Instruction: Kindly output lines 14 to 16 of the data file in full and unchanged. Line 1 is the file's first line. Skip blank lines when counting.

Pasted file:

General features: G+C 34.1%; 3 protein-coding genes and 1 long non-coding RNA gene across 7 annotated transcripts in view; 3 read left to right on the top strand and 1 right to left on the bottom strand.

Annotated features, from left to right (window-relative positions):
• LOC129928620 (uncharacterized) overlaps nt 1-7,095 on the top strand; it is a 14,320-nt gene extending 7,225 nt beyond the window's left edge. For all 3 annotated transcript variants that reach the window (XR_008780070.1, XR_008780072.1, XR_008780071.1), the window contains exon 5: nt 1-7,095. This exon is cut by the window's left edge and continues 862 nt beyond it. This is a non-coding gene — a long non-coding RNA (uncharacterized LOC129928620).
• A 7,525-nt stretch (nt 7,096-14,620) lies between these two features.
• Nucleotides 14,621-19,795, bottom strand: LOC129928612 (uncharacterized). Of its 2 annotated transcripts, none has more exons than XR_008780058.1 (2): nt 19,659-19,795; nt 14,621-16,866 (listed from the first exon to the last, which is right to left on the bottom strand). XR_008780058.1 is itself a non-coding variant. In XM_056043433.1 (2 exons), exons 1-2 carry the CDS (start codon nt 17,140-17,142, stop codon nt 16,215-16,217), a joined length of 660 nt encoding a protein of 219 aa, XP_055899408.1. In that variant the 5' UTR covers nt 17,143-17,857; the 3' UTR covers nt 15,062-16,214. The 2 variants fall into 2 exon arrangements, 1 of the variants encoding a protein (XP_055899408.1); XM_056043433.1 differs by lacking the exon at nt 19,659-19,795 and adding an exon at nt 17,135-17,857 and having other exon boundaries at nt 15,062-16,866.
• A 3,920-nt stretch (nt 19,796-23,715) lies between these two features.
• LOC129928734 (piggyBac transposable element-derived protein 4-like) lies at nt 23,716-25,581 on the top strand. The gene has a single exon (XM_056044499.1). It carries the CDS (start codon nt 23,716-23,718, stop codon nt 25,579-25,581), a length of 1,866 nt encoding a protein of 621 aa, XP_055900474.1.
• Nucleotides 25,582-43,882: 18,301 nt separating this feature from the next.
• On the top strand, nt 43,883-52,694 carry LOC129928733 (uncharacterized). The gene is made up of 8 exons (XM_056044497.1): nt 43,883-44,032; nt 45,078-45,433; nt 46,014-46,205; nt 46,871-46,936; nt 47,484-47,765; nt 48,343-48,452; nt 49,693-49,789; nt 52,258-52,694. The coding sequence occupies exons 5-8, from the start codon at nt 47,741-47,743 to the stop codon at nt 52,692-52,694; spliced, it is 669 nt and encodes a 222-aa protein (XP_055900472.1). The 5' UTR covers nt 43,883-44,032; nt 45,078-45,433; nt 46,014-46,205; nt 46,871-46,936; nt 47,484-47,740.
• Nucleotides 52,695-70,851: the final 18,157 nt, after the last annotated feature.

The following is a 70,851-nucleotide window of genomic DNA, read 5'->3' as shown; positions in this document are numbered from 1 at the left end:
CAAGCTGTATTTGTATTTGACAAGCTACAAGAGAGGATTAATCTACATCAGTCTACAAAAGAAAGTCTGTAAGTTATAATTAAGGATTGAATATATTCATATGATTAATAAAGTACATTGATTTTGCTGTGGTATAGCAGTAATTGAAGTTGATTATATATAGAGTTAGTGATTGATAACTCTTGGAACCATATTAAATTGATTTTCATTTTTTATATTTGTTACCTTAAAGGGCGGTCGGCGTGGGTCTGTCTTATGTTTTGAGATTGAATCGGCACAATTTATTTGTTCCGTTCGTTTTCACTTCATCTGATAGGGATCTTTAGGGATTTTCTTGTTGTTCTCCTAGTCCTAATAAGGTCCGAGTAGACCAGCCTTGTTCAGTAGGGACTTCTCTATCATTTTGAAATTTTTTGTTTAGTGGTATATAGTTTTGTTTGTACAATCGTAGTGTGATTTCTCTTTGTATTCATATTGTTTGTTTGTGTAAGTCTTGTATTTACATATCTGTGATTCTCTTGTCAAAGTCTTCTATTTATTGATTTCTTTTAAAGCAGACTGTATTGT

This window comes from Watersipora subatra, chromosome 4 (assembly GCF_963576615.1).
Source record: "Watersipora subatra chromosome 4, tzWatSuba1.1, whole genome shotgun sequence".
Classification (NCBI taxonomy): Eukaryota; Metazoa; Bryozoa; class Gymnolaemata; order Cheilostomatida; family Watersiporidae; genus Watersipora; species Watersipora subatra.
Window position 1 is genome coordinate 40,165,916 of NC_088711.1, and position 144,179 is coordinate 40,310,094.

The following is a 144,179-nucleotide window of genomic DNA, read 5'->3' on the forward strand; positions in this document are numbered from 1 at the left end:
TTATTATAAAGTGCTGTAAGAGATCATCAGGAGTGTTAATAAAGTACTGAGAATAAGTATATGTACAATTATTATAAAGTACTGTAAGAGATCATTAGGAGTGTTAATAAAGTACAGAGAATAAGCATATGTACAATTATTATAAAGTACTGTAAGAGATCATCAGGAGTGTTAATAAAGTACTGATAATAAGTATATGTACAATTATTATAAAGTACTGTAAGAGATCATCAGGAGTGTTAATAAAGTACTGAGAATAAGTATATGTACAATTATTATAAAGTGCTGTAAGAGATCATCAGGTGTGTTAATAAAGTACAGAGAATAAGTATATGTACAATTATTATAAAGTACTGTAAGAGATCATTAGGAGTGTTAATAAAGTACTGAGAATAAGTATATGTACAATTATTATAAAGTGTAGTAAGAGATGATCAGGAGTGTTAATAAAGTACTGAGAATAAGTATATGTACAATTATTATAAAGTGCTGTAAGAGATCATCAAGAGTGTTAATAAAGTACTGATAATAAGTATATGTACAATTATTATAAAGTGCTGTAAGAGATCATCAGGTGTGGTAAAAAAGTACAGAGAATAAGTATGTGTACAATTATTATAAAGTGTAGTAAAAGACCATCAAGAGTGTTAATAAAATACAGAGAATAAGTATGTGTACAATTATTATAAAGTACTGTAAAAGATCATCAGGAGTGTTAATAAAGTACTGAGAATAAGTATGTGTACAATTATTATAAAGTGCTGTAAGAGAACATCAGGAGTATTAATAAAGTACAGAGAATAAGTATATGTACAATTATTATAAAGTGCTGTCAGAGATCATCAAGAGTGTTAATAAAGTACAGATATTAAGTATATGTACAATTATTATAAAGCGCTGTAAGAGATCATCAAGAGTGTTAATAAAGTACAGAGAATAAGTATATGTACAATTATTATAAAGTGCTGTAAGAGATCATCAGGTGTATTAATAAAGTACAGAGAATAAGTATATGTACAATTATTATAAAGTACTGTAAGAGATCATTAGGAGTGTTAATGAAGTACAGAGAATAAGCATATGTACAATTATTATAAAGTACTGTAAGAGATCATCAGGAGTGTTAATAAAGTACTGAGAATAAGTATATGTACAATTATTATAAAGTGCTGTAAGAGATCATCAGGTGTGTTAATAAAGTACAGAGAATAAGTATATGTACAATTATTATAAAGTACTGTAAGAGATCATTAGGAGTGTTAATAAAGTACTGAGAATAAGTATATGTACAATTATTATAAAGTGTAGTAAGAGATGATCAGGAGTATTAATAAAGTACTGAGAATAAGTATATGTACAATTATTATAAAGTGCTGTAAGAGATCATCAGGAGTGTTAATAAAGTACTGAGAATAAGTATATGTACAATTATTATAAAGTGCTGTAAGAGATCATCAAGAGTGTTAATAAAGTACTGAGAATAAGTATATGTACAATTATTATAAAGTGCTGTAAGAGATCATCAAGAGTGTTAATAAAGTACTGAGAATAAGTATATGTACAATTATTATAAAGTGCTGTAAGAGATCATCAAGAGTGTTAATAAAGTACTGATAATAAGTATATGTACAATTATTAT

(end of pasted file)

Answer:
Source record: "Watersipora subatra chromosome 4, tzWatSuba1.1, whole genome shotgun sequence".
Classification (NCBI taxonomy): Eukaryota; Metazoa; Bryozoa; class Gymnolaemata; order Cheilostomatida; family Watersiporidae; genus Watersipora; species Watersipora subatra.
Window position 1 is genome coordinate 40,165,916 of NC_088711.1, and position 144,179 is coordinate 40,310,094.